From time to time it can be a little hard to see exactly what point any particular one of the Church of England’s articles is making. As short statements, they are relatively free of a discourse context. This is to some extent the case with the twenty-ninth article. Is it directed against an antinomian position, and seeking to reinforce the importance of moral behaviour for worthy reception of the sacrament? Or is it directed against strongly realist views of the sacrament, by stressing the importance of faith for worthy reception? (The title makes me think it is this latter.) Whichever of these be the primary force of the article, it also needs to be asked whether it ends up putting too much stress on the worthiness of the one who receives, and not enough on the grace that transforms.
XXIX. Of the Wicked which eat not the Body of Christ in the use of the Lord’s Supper
The Wicked, and such as be void of a lively faith, although they do carnally and visibly press with their teeth (as Saint Augustine saith) the Sacrament of the Body and Blood of Christ, yet in no wise are they partakers of Christ: but rather, to their condemnation, do eat and drink the sign or Sacrament of so great a thing.
The quotation from Augustine comes from his homilies on John 6, a fairly discursive commentary. Rather like the Johannine discourse on which it is based, it veers between strongly realist language and statements about the need for faith. An earlier quotation from the same homily offers a slightly different nuance:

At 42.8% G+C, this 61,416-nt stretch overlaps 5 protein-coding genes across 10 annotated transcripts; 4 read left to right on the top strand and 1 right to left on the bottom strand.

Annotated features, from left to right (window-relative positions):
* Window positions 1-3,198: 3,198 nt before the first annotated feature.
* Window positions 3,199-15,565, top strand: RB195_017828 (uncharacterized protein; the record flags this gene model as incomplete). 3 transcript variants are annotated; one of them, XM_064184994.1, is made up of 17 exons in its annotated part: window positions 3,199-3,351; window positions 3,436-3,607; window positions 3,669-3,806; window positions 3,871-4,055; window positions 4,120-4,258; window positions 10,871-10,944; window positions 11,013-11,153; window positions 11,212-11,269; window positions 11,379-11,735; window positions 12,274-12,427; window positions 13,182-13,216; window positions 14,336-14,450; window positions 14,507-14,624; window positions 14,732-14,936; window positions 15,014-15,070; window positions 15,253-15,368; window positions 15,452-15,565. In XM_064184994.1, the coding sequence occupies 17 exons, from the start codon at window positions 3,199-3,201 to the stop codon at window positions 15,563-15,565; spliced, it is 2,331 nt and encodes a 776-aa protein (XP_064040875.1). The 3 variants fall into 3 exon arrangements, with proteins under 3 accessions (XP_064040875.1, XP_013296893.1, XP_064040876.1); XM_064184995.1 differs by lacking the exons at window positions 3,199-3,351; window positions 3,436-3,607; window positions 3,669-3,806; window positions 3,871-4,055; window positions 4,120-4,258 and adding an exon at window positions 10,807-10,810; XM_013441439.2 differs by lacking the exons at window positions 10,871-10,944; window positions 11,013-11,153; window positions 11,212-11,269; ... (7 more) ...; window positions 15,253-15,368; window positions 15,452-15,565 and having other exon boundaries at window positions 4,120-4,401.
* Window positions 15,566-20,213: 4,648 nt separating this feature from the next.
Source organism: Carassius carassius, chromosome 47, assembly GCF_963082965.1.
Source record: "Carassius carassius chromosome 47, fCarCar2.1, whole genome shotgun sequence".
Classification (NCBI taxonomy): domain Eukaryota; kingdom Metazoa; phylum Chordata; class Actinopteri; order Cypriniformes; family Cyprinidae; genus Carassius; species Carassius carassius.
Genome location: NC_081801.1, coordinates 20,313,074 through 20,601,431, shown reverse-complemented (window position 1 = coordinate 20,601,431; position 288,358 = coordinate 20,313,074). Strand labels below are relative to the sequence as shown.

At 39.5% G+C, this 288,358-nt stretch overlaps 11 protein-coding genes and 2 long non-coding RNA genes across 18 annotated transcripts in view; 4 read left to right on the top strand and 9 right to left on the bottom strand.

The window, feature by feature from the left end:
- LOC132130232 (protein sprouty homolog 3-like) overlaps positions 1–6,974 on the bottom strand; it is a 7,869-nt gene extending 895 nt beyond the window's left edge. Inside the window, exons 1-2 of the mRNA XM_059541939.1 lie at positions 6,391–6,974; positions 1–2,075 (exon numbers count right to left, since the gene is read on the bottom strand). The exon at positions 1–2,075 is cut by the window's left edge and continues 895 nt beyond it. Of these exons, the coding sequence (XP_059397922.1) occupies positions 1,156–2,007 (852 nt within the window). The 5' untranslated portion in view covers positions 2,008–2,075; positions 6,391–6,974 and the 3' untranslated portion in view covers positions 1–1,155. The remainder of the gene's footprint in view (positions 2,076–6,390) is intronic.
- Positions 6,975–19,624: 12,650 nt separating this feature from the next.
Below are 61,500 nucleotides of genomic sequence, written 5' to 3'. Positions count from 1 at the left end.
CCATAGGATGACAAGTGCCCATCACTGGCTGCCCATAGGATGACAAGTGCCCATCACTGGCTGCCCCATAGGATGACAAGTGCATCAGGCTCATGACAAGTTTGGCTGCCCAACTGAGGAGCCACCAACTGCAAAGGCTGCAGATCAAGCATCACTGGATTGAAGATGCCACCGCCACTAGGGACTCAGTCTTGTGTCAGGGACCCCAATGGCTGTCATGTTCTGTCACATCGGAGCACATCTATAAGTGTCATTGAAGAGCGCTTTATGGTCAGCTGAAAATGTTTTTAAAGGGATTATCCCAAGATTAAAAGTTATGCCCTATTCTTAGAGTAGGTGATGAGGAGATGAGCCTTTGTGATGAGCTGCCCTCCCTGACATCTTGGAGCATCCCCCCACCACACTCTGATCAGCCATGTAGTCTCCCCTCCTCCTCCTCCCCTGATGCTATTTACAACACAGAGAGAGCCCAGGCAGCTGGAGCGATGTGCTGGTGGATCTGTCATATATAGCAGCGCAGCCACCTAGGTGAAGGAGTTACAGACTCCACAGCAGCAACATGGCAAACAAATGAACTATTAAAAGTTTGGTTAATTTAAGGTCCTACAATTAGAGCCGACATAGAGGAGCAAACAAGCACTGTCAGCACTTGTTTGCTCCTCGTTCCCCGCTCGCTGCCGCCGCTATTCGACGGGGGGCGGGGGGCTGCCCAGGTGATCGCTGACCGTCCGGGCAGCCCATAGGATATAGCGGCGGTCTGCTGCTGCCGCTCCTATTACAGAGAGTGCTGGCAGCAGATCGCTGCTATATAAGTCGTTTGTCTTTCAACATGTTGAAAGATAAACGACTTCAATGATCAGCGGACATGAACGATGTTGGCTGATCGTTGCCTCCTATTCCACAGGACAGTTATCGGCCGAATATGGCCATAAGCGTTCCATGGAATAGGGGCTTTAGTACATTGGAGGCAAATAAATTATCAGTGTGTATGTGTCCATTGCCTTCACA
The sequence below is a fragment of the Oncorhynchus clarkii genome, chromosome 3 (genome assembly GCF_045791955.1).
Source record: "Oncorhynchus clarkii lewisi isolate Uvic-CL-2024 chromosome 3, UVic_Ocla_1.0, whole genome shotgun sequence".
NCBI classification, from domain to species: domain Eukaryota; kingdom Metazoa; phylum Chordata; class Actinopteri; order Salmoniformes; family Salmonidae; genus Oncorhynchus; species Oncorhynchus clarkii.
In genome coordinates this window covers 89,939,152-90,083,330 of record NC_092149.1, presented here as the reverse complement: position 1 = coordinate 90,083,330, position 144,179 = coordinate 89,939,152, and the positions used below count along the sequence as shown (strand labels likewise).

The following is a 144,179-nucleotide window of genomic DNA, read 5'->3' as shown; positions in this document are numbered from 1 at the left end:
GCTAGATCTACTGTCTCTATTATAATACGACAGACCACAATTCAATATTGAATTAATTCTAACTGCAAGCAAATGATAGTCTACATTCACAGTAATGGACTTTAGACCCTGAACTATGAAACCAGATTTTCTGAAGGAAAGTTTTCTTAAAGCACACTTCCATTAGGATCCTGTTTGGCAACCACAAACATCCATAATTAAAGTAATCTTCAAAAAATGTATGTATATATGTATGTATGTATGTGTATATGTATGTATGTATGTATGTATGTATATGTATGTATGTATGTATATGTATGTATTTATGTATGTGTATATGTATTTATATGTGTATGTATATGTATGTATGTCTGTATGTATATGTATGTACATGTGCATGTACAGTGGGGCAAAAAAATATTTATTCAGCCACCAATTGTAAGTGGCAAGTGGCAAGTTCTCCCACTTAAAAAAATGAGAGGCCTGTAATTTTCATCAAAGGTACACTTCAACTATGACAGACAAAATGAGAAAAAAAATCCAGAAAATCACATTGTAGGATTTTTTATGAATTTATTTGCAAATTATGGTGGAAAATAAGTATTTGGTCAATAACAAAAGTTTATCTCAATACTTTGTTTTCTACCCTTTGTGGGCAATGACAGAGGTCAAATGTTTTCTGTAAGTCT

Believers know the body of Christ, if they neglect not to be the body of Christ. Let them become the body of Christ, if they wish to live by the Spirit of Christ. None lives by the Spirit of Christ but the body of Christ.
Here, Augustine, following St Paul, links recognition of the sacramental body with participation in the ecclesial body. He develops the interweaving of these themes of unity in the one body signified by eating the one body (made of diverse grains of wheat), stressing that through both together there is participation in Christ. It is only then that he comes to the argument quoted by the article.